- This event has passed.
[Community Event] QBaL Presents Spring Chicken
May 7 - May 27
Featuring artworks and performances by:
Squoosh (John Santomieri and Felipe Shibuya)
Opening: Friday May 7, 5-8 pm
Otherwise: Fridays 4-7 pm, Saturdays and Sundays 2-6 pm
The WNY arts initiative QBaL warmly invites you to our (second) inaugural event: the group show, Spring Chicken; running Fridays, Saturdays, and Sundays from May 7 through May 23, and in accordance with a covid-safe capacity policy. Email us (QBaLWNY@gmail.com) to tell us how fabulous we are, and/or if you’d like to arrange an alternative appointment time.
Spring Chicken takes place in a presently unoccupied apartment on North Pearl Street in what used to be the “gayborhood” of Buffalo’s historic Allentown district. It implements a queering of curation and conventional locations inside the building to inspire new modes of inhabiting space and to activate being. The work includes prerecorded video performances, installations, and new media ventures. Through their works, these artists reveal new interpretations of space, place and the interrelationships of landscape.
Entry to the show is through the back gate of the building at 48 Woodbury Alley (Buffalo, NY 14202), a dead-end alley running off Virginia street between North Pearl and Franklin Streets. We recommend parking on Virginia or Franklin St and walking down.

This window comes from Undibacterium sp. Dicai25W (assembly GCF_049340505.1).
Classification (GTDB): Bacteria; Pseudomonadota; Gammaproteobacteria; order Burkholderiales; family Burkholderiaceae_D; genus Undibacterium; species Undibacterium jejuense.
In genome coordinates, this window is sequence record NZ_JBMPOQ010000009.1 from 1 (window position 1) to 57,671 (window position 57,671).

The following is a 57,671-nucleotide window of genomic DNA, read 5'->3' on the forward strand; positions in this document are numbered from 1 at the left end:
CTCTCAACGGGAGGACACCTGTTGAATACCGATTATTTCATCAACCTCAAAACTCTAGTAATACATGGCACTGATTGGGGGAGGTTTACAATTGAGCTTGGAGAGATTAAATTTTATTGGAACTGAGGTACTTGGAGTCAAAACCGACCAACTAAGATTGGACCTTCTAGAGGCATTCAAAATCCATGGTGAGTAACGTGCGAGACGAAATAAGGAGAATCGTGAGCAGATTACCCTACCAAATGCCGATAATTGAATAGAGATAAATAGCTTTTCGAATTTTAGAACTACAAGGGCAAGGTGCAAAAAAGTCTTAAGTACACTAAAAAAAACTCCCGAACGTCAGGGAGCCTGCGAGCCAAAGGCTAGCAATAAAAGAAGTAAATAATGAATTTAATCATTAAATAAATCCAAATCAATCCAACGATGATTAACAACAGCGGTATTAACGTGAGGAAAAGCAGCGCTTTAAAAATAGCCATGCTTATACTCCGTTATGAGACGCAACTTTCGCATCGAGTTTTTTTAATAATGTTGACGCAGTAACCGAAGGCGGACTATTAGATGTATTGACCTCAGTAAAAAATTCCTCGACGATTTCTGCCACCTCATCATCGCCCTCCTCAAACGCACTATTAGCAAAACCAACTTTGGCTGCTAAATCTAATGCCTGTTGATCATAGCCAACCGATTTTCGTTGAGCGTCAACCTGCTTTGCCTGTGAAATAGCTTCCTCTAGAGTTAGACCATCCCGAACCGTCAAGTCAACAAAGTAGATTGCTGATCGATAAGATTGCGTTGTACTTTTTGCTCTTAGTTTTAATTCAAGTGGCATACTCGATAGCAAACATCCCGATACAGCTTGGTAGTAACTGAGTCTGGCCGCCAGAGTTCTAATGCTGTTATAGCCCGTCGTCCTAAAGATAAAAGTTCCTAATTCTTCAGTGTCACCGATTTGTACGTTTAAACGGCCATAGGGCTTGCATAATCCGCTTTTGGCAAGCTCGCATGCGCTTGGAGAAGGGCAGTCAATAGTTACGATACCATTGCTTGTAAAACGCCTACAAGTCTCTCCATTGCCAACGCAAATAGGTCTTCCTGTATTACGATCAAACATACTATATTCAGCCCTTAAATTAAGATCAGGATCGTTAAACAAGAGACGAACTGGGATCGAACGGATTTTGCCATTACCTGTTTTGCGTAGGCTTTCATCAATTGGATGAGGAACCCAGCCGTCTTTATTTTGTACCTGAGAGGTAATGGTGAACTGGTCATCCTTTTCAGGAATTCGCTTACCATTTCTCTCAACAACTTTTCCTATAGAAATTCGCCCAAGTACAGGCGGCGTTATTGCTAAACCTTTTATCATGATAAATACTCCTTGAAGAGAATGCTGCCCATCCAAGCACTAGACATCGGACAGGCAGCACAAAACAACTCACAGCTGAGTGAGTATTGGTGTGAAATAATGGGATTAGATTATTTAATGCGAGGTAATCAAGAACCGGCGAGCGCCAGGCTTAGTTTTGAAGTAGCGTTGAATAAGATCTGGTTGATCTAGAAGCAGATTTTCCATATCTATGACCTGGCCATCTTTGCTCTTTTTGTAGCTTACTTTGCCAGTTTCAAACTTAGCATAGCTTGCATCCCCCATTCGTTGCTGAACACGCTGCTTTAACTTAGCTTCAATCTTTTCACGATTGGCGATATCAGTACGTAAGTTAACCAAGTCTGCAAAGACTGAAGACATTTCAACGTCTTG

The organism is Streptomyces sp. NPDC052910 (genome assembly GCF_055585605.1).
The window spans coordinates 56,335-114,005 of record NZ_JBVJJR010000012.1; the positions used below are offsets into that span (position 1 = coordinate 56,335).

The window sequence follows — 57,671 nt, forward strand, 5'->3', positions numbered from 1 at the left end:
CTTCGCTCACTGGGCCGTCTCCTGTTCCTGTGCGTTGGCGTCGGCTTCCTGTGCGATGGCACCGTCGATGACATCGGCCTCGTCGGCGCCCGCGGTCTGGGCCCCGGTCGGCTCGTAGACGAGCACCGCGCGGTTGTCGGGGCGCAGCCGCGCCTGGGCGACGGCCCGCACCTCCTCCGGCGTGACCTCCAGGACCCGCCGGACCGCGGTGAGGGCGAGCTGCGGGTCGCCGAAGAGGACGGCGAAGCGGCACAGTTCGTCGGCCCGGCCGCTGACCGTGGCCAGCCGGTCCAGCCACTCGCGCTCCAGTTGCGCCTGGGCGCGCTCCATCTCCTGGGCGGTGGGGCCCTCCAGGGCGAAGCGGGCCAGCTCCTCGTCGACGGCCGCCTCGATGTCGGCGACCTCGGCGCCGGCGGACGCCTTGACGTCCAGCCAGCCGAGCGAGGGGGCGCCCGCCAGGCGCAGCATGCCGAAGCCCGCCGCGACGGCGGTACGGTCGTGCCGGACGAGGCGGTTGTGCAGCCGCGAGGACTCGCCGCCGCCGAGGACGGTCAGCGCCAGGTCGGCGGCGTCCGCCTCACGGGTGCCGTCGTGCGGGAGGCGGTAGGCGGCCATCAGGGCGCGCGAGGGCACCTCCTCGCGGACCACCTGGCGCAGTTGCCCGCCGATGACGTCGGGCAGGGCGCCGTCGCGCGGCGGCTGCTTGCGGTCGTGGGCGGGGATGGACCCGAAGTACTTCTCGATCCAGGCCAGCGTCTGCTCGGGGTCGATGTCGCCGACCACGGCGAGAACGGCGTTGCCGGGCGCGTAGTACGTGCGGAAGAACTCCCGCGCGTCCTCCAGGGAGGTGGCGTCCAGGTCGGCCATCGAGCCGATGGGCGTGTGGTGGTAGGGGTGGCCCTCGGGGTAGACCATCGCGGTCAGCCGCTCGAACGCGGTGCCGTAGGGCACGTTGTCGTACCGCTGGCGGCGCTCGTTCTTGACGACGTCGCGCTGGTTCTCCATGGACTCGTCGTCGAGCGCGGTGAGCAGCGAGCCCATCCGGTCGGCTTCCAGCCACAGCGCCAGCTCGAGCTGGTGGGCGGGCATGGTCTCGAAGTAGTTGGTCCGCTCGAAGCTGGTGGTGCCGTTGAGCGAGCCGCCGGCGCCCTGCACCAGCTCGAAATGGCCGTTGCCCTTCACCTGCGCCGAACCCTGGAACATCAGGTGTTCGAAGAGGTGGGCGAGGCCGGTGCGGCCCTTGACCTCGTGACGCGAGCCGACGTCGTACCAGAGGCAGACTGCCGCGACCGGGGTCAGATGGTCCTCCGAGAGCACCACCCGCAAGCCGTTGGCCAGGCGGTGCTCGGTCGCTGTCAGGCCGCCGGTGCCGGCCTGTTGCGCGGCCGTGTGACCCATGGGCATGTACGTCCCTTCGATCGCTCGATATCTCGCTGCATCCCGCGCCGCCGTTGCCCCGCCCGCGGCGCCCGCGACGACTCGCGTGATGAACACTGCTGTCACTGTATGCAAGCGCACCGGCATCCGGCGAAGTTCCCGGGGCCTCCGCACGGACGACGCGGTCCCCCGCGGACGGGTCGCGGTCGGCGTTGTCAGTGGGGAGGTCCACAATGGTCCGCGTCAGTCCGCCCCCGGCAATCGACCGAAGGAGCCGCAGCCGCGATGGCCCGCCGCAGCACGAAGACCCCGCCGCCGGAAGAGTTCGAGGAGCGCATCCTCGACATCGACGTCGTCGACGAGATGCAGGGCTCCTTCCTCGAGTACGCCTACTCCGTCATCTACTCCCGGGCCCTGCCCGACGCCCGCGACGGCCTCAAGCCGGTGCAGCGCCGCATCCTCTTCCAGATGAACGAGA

About QBaL (Queer Bodies as Landscape):
QBaL is an initiative of queers working in the arts to investigate and experiment with the relationship between landscape and the body, and to foster the development of new avenues of inquiry and practice. Through ongoing curatorial endeavors with artists working in any capacity, location, and medium, QBaL seeks the establishment of a maverick archive of productive modes of radical arts of spatial being, and alternate options both for living and for thinking about how to live. Faced with the increasing monopolization of local art markets by straight objectives, QBaL is also motivated by a skepticism of the conventions of commercial arts practices. In response, we work to create a viable counterweight by offering an anchor for an alternative network (social, inclusive, and festive) of queer arts practitioners within the WNY region.